The history of Keens Steakhouse goes a lot further than just plates on tables, the enrichment of its past primarily comes from its location. Herald Square is an area of New York that has been steeped with cultural significance. With the iconic Macy’s store situated in the square, along with numerous Broadway theaters nearby, the affluent and wealthy of the city used this area frequently. In modern day times the restaurant is tucked away in the center of the Theater District; a small, unassuming fabric awning juts out of a darkened glass building, inside lies a restaurant steeped in cultural and political history.
 White, N. and Willensky, E. (1978) AIA guide to New York City.
The Lambs Club
Keens Steakhouse appears now as a high-end restaurant serving some of the finest steaks in America to the affluent in the city, but its history lies in its background as a staple of the theatre district it lies in. The Lambs Club was, and still is, one of the most respected theatrical societies in the world. New York was an essential destination for the group and when Albert Keen, a theatre producer and member, opened a chophouse three blocks down from the Lambs Club’s building it was immediately given a platform to be enriched in history. The society was formed originally in London, composed of actors, writers and scientists among a rich group of brilliant minds. The chophouse became a haven for actors in the public eye, many of whom were either members or associates of the Lambs. There are tales of actors sneaking out of the back of the Winter Garden Theatre to have a quick drink between shows!
 Fitzpatrick, K (2020) The Lambs, Inc. retrieved from https://the-lambs.org/history/
 D. W. Dunlap, On Broadway (1990); F. Leadon, Broadway: A History of New York City in Thirteen Miles (2018).
Largest Collection in the World.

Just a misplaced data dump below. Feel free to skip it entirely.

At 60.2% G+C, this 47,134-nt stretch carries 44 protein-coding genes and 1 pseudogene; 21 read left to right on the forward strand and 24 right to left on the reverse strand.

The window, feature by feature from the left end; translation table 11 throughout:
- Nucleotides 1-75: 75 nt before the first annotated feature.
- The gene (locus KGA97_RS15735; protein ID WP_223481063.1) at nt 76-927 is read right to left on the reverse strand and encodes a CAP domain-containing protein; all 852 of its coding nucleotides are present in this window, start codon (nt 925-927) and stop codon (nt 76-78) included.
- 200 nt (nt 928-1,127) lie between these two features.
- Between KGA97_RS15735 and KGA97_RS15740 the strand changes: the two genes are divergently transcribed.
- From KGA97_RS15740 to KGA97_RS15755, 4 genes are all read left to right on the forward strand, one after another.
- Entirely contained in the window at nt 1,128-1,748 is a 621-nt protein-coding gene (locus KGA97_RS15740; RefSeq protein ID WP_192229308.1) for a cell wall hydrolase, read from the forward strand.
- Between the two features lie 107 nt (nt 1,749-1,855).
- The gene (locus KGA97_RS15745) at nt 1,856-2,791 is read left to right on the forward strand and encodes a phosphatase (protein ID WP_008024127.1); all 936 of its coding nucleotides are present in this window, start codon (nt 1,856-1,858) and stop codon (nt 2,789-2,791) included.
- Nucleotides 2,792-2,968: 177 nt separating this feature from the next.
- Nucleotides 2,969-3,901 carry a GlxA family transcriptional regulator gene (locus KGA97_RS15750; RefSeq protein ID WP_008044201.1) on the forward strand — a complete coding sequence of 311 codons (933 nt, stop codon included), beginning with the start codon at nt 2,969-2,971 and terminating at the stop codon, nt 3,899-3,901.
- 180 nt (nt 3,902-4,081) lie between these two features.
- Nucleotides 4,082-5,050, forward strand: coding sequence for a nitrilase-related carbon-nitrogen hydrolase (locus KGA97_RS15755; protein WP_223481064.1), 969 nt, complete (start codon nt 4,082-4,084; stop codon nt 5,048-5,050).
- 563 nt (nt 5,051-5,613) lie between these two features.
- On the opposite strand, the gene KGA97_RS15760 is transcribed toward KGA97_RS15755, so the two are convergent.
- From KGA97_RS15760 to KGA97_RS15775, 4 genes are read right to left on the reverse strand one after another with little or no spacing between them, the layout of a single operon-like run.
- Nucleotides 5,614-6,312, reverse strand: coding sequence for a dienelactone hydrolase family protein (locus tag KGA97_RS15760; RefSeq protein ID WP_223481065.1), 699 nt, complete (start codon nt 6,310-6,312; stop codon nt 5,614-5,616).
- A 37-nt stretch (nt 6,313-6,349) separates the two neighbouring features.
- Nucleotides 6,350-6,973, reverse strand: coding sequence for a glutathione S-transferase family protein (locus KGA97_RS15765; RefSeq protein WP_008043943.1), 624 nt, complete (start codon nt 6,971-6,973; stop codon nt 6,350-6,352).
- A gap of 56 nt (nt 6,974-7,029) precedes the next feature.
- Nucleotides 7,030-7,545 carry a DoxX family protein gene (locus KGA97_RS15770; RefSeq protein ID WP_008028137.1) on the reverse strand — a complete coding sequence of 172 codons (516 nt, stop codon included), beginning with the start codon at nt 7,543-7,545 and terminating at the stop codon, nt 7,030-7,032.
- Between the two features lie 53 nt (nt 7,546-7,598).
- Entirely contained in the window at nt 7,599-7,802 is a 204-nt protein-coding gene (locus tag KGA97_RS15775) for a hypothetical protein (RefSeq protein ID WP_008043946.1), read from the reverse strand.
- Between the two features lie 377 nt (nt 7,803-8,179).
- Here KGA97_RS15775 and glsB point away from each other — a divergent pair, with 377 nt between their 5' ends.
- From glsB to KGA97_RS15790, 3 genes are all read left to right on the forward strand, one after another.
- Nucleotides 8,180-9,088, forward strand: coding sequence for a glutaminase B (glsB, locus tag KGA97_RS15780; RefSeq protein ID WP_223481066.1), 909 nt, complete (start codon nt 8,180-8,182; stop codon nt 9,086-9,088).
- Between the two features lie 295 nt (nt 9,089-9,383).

The most unique and priceless asset to Keens lies in their collection of clay smoking pipes, better known as church pipes. Originally members of societies who hosted luncheons at the steakhouse were able to keep their pipes on property for the sum of approximately $5; as Keens grew, its collection of pipes did too. Standing at now over 90,000 it is now the largest collection of clay smoking pipes in the world, with some of the most influential people in history on the list. The steakhouse is small, with low ceilings and ‘dining room feel’, with some of the finest steaks in the city being cooked in the kitchens the restaurant breathes exemplary service and fine dining. As Keens became one of the most popular and trendy places to eat for the upper classes of New York through the early 20th Century it developed its most unique and valuable asset – the largest collection of clay smoking pipes in the world. Albert Einstein is possibly the most notable of the long list of A-List celebrities who would ponder over things in the steakhouse – with his pipe of course!
 Schulz, B – ‘A Pipe Dream Comes to Life’ – New York Times (March 12, 2012)
 Sietsema R. ‘Another Look at Keens Steakhouse, Formerly Keens Chophouse’ – The Village Voice (November 10, 2010)
 Rothstein, M. The Sopranos | 20th Anniversary, March/April 2019